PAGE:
Hawaii Church Takes Cannabis Claims To Federal Appeals Court


Oklevueha Native American Church
Michael Rex “Raging Bear” Mooney, right, and the Oklevueha Native American Church want their marijuana back.

​The 9th Circuit last week heard arguments to let a Native American church get some marijuana replaced that federal drug agents confiscated and local police destroyed years ago.

Michael Rex “Raging Bear” Mooney and the Oklevueha Native American Church of Hawaii filed a complaint for declaratory and injunctive relief in 2009 after the Drug Enforcement Administration (DEA) seized a FedEx package with about five pounds of cannabis in Tupperware containers inside, reports Purna Nemani at Courthouse News.
Mooney said he planned to use the marijuana in certain religious ceremonies, specifically “lunar use” and “sweat lodge use.” He contends that the DEA interfering with those activities constitutes a violation of his religious freedom.

The DEA gave the confiscated cannabis to the Honolulu Police Department, which unceremoniously destroyed it.
A federal judge refused to grant the declaratory and injunctive relief in April 2010, finding no imminent threat of prosecution and that the police had closed the case. Three months later, the court also rejected newer claims relating to the seized marijuana [PDF].
Besides asking to have his marijuana replaced, Mooney and the church requested damages for its “theft and conversion.”
However, U.S. District Judge Susan Oki Mollway said “the court could not order the government to return that which it does not have” under the Religious Freedom Restoration Act of 1993.
Monetary damages were also out of the question since the law “does not waive sovereign immunity and authorize lawsuits for money damages,” the judge claimed.

Latino Perspectives
Judge Mary Murguia, U.S. Court of Appeals for the 9th Circuit, asked whether Mooney had used marijuana since the initial seizure

​At an appellate hearing on last Monday, Judge Mary Murguia asked whether Mooney had used marijuana since the initial seizure, and if he had been able to practice his religion since.
There had been no other seizure, answered Mooney’s attorney, Michael A. Glenn.
“Mr. Mooney consumes it — cannabis — every day, so yes, you can assume so,” he said in regard to Mooney practicing his religion.
Judge Stephen Trott, who before becoming a federal judge used to be a member of the original 1960s folk group the Highwaymen, wanted to know why Mooney has not petitioned for religious exemption.
“My client thinks it’s a waste, especially in the absence of a protective order,” Glenn answered. “RFRA does not require an arrest.”
“Does it contain a waiver of sovereign immunity?” Judge Murguia asked.
“It does not,” Glenn answered, adding “the District Court missed the point that cannabis was seized pursuant to the Controlled Substances Act.”
Glenn said he and his client were ready to share a “laundry list” of details about which religious activities require cannabis.

Trial Insider
Judge Stephen Trott to the DEA: “You took someone’s property, without due process, and you destroyed it!”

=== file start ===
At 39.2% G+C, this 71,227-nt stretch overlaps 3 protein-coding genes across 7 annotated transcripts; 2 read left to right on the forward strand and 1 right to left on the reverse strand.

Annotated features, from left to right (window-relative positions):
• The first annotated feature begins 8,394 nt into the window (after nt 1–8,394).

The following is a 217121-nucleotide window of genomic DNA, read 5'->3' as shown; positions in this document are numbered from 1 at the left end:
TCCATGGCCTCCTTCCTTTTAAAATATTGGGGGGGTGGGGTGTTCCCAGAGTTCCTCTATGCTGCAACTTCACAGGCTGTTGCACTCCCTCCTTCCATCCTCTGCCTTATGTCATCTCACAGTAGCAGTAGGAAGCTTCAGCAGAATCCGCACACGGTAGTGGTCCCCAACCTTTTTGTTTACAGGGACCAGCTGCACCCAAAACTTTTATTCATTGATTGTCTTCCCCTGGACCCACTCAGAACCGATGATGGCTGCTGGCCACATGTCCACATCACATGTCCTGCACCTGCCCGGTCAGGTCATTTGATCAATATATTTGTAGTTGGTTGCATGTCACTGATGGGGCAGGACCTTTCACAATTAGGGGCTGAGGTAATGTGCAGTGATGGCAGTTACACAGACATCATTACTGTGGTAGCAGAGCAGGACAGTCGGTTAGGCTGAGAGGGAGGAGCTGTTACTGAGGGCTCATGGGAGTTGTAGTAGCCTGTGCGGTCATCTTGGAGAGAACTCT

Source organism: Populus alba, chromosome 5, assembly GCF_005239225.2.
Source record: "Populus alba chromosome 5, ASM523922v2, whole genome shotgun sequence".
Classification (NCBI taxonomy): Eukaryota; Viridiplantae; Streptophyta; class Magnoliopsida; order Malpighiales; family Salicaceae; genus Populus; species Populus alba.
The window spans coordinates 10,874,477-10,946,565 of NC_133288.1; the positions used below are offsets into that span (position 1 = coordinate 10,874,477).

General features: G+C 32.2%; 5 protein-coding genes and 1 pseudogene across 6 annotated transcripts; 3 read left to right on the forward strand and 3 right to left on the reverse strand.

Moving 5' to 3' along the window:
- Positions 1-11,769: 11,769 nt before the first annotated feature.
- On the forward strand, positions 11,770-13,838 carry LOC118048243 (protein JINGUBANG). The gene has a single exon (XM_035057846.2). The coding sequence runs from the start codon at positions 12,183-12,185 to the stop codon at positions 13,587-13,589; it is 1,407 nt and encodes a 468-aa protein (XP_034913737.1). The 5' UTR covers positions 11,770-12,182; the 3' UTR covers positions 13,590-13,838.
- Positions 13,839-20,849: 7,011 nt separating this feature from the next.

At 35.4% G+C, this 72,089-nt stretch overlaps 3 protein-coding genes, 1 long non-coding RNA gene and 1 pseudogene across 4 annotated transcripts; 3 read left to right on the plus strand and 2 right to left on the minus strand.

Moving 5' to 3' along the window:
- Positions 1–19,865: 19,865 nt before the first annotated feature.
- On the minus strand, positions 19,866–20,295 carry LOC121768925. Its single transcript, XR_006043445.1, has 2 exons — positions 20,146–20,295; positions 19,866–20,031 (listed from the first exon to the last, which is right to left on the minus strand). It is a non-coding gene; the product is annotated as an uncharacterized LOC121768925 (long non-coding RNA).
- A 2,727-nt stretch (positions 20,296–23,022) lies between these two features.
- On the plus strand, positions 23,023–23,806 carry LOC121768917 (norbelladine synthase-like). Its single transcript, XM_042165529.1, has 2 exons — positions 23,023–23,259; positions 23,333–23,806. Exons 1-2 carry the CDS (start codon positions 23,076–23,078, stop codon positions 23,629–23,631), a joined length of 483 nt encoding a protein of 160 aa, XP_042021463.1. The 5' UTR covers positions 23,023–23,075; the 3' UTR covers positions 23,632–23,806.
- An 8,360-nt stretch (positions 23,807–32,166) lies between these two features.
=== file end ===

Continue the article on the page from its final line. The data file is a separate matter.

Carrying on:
​But Judge Trott said production of such a list might open a person to self-incrimination or perjury.
“You’d need to be read your Miranda rights before giving up such information,” he said.
The hearing reportedly took a comical turn when Department of Justice attorney James Luh took the podium.
Luh tried to justify the marijuana seizure, but said “limited resources” ensure that the government currently has no interest in prosecuting Mooney, and has never had any interest in doing so. Law enforcement wasn’t even aware of Mooney’s activities until FedEx turned over the package of marijuana, Luh said.
“How can you say what you did is not enforcement?” Judge Trott interrupted Luh to ask. “That’s what you do! You took someone’s property, without due process, and you destroyed it!”
“We don’t know that the church is not distributing,” Luh lamely answered.
“Would it be enough for them [Mooney and the church] to have told you how much cannabis to return to them?”
“Yes,” Luh answered.
“And what would be the chance that they would fear [future]penalty?” Judge Murguia asked. “Because, although there hasn’t been a seizure since, there was already a seizure.”
Luh reportedly stammered as he mumbled that such a situation would be “unlikely.”
“They could still submit an administrative request,” Luh claimed. “RFRA requires a case-by-case evaluation, even though it doesn’t provide specifically for religious use of drugs.”
Judge Trott laughed aloud when Luh claimed he would need to “consult with the government” in the interest of attorney-client privilege before committing further.
“Would you concede that if you knew the exact weight of the cannabis?” Judge Trott asked. “Would that be enough for you to give that amount back? I find it hard to believe that FedEx didn’t weight the package to determine how much to charge.”
Luh answered that still would not be enough.
“We didn’t become aware of the church until the package was received,” he claimed. “There’s no active enforcement. The evidence was destroyed, and that’s it. There was no active investigation.”
Glenn was adamant in his brief rebuttal about not conceding any of his demands.
Judge Murguia asked whether Glenn would at least concede to sovereign immunity.
“We do not!” Glenn answered emphatically.
“If there’s a right to the property, we take the position that the ‘take clause’ comes into play,” Glenn said. “And we’d want an order that says they can’t prosecute. We’re seeking the cannabis back. It’d be nice to have an order, and perhaps money damages.”